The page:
"Scientists in Synagogues" Tagged Content
Let the New Year bring a world that is sweet, not inherently, not because we ignore what is sour, but because we work to make it sweet.
We can grow in faith by deepening our patience toward God, but we grow in strength by preserving a small seed of loving impatience toward ourselves.
Since they have diametrically opposed impacts on society, it is virtually unintelligible to link religion and race. However much this may be so, it would be ill advised to consider them radically disconnected or as always operating as opposing forces.
Rather than seeing God as decreeing disease, we’re better off recognizing how human beings affect the cosmos and, in turn, the divine.
At the Jewish Center of Princeton, NJ, Rabbi Daniel Nevins, the Pearl Resnick Dean of the JTS Rabbinical School, joined Michael Graziano, PhD, to explore the topic “How Do You Think? A Jewish & Scientific Exploration of Consciousness.”
In Psalm 145, God, the “God of Worlds,” named all the stars. Does the plural use of “worlds” imply other worlds where life exists?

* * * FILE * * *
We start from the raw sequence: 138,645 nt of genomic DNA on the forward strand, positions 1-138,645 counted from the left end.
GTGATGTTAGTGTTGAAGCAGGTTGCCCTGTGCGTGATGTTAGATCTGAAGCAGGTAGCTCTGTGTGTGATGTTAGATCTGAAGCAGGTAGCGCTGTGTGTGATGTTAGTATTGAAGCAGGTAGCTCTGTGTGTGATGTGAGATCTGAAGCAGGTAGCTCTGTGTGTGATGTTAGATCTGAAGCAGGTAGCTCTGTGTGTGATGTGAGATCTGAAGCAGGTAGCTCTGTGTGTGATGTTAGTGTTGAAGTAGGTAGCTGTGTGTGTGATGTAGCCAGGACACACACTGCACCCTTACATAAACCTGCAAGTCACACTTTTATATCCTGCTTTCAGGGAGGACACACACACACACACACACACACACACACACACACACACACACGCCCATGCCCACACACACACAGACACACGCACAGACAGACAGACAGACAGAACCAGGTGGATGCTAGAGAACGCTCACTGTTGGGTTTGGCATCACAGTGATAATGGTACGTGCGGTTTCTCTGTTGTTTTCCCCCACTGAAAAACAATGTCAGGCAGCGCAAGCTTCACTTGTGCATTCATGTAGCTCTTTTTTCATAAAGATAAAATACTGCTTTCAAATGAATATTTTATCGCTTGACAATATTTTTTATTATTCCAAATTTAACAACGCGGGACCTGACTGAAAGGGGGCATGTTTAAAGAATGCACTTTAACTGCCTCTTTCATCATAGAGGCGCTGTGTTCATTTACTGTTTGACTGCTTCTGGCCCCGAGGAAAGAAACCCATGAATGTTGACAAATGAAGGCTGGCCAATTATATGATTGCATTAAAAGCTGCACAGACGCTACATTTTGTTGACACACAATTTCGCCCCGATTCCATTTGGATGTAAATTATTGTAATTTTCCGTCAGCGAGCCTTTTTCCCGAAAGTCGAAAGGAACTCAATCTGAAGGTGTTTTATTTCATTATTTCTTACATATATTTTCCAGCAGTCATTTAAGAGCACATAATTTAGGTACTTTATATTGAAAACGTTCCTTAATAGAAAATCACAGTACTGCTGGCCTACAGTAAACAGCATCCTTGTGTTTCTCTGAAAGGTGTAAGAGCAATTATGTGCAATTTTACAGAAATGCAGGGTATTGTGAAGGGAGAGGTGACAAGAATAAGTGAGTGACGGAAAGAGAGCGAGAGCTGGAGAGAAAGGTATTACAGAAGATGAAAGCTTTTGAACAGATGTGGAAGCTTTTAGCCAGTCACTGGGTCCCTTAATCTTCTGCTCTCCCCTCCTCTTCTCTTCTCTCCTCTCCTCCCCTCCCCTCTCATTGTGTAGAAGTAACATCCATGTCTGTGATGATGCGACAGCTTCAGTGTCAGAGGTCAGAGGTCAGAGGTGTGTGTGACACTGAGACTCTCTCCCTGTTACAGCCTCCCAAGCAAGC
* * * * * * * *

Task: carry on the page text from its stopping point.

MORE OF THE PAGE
In recent centuries, we have internalized the problem of Amalek, recognizing that in every society there is the potential to be incited to violence and dominance.
Despite a disappointing result, the SpaceIL team captured the imagination of the entire world with the daring Beresheet mission.
“Jewish Geography” is more than a social phenomenon – it is a testament to the belief, literal or metaphorical, that Jews share a common ancestry.
Gaining an appreciation of the forest “kahal” was, for many of us, our entry point into thinking about the mystery of the natural world in a new way.
When time proves to be dizzyingly complex, we can find firm footing in the grounded truth and quiet expanse of Shabbat.
Science is exploration, and exploration begins with just two things that are really easy: ignorance, and a desire to stop being ignorant.